Regardless what people think or say, cold calling isn’t going away. It’s here to stay because it makes good, practical business sense. What better way to schedule meetings, prospect, close deals, and ultimately save time than picking up the phone and making it happen? E-mail? Too soft, and far easy for the prospect to hit delete. Face-to-face meetings are still the best way to close deals, but the salesperson is limited by the number per day (three or four?). And, of course, many of those face-to-face meetings are the results of … yes, cold calling.
The phone allows the salesperson to work more quickly and efficiently, to move all over the country—212 to 415—in no time at all. The conversations are shorter than with the face-to-face meeting, and they’re more personal than a cold e-mail.
The problem with cold calling is that is has a negative connotation. Just the sound of those words makes people freeze or conjure up bad thoughts—no, no, no, rejection, rejection, rejection. But smart companies—some of which may have several inside sales divisions—understand that cold calling is a vital tool in generating more revenue. They know that if practiced properly, cold calling benefits the organization and the individual—and it doesn’t have to be all gloom and doom. With creative leadership cold calling can be fun. Remember, it’s people — not the furniture — that create environment. If you have unimaginative, emotionally disengaged stiffs running your inside sales teams then there’s a a good chance that the office will reverberate with negativity when it comes to making dials, hence you’ll have fewer deals at the end of the day.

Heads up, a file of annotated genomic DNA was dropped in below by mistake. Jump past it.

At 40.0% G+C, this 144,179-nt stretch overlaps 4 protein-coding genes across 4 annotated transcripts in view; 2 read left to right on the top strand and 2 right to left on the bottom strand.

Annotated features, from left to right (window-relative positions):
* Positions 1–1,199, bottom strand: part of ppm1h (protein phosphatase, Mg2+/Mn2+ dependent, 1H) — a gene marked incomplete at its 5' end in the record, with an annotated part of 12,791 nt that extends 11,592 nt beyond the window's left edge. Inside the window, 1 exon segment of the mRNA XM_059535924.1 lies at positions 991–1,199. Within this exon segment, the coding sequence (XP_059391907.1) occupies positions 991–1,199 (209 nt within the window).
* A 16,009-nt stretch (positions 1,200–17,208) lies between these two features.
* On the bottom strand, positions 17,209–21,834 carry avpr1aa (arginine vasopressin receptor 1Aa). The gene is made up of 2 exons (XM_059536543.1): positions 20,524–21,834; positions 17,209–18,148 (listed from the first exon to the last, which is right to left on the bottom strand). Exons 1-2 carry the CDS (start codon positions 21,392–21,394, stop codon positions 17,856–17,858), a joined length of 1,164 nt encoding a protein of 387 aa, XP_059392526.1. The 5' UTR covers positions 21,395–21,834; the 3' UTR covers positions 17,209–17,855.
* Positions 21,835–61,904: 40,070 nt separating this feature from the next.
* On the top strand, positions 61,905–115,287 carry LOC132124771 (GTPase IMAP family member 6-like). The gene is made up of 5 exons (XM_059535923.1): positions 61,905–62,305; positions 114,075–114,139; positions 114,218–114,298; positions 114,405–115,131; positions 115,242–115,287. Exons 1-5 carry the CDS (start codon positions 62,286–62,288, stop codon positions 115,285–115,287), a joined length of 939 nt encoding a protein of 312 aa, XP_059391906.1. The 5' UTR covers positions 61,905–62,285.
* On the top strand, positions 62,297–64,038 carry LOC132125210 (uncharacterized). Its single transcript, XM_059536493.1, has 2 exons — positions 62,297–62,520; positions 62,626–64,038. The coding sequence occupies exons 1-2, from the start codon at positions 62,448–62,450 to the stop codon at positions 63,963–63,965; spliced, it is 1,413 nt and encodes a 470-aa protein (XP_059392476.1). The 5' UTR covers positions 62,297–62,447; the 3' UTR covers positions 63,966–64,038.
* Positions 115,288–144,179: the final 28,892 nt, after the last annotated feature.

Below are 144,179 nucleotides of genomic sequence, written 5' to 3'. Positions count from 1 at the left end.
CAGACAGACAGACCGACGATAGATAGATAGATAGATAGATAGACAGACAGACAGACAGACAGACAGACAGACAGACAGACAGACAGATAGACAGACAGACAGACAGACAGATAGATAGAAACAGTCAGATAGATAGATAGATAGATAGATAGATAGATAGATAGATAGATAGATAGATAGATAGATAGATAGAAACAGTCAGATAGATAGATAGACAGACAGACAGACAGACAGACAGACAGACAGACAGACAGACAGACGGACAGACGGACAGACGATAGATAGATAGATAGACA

Getting the most out of cold calling doesn’t have to be difficult, but there are a few important things to keep in mind before picking up the phone.
Having a sense of urgency. The cold caller must have a sense of urgency otherwise he’s going to get hung up more frequently. The inside salesperson needs to be upbeat, serious, and businesslike when talking to Shirley the Gatekeeper or Bill the Decision Maker. A casual, chatty, overfriendly manner will help you get past Shirley but it won’t help you close Bill. Be serious and remember this is your call, your time. Take control of the call.
Calling the decision maker. A salesperson can make 150 calls a day but he’s wasting his time if he’s not calling the individual who can sign the contract. The sooner you ask the better.
Making the dials. 125-150 dials. The chances are very slim that you’ll reach the right people with anything less than 100 dials.
Asking for referrals. If you don’t ask you’ve wasted time and an opportunity.
Dwelling on a bad call. Don’t! Move on. Short-term memory loss is a great thing to have if you’re in sales.
Asking for the deal. Always! That’s why you’re making the call in the first place.
Cold calling is all about how you approach it. If you approach it from a negative point of view the number daily dials will eat you up and spit you out. If you look at it in simple, positive light (more revenue for the company, more money for the salesperson) and stay within the basic parameters (dials, urgency, decision maker, referrals, asking for the deal) it can be a fun and rewarding experience. But it’s all about perception, just like sales itself.